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A disk image is a file containing the complete contents and structure of an operating system; it is launched on a physical server to create your instance.  Xandr provides base CentOS and Windows disk images available in the images directory on the public network attached storage share.  See Available Operating Systems. You can also create and launch any Linux-based distribution such as domUs, Ubuntu, Debian, etc.  See How to Create Custom Images for more information.  Please contact support at if you wish to run a non-Linux-based OS.

The format of an Xandr image is a gzipped tar archive (also known as a tarball) with the extension .tgz or .tar.gz.  Here is an example on Linux of how to convert an .iso file to a valid Xandr format.

mkdir /mnt/debian
mount -o loop debian_64.iso /mnt/debian
cd /mnt/debian
tar cvzf /tmp/debian.fs.tgz .

You can reach base CentOS and Windows images from the public share folder, which has been mounted on your management instance by Xandr Support. Here is a truncated manage-instance launch command example:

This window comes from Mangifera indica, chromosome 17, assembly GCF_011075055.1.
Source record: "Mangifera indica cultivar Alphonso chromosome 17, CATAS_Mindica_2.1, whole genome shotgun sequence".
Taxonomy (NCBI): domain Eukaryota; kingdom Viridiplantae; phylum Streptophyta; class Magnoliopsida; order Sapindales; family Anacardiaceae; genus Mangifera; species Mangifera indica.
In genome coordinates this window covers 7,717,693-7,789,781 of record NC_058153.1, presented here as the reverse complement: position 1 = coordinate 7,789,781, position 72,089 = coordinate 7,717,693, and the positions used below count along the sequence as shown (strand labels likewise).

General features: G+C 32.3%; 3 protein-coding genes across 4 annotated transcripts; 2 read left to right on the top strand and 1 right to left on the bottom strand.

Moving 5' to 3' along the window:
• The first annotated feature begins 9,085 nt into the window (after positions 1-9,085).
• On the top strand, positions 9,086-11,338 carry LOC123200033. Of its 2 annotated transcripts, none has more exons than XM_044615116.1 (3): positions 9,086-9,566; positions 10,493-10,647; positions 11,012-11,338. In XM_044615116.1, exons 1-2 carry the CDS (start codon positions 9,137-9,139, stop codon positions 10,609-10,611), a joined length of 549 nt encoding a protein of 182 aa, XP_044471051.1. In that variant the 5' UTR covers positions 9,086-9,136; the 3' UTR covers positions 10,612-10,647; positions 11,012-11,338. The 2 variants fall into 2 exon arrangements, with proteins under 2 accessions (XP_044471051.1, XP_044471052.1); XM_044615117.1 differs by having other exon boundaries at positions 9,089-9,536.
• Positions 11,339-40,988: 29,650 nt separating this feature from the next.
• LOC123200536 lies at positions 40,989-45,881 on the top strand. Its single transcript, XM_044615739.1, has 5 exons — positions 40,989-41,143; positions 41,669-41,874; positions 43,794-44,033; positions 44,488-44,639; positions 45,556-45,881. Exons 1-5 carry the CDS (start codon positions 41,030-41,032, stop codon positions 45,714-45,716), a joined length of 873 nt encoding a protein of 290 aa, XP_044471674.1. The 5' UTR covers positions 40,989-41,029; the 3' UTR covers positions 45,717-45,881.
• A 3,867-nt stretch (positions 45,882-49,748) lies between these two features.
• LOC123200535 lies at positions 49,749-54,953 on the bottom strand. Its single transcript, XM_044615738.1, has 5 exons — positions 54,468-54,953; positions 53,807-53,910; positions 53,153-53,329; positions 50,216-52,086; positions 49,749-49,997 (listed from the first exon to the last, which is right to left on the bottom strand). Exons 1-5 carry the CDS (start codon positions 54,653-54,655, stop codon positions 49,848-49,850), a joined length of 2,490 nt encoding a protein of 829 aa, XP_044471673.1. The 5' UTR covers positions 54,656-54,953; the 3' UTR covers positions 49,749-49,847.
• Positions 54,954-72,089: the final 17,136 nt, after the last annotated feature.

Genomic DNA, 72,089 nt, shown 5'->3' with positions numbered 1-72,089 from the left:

manage-instance launch --share-name=public --path=images/centos5-base/centos-current.fs.tgz . . .

Your own images can be stored in and reached from your private share folder.

Further Reading


XNDR uses a Linux-based kernel that is Xen-aware, which means it knows it is running as a virtual machine and will reduce any performance-degrading effects of virtualization.  For this reason a kernel inherent in your Linux-based disk image will be replaced with the Xandr-compiled kernel.  Once your instance is running, you can make modifications to the kernel by installing your own custom kernel modules.

Please also note that there are a number of Xen-specific kernel modules that allow you to run applications like Samba client, IPFilter/IPTables, etc. in a virtualized environment.  These modules can be found as an RPM package at the location below.  We strongly recommend you install this RPM on your custom images so that you will be able to use all the features of your instances:

If you wish to use a kernel other than the default kernel in your instance, please see Available and Custom Kernels.

As always, please create a ticket at if you have any questions or concerns.

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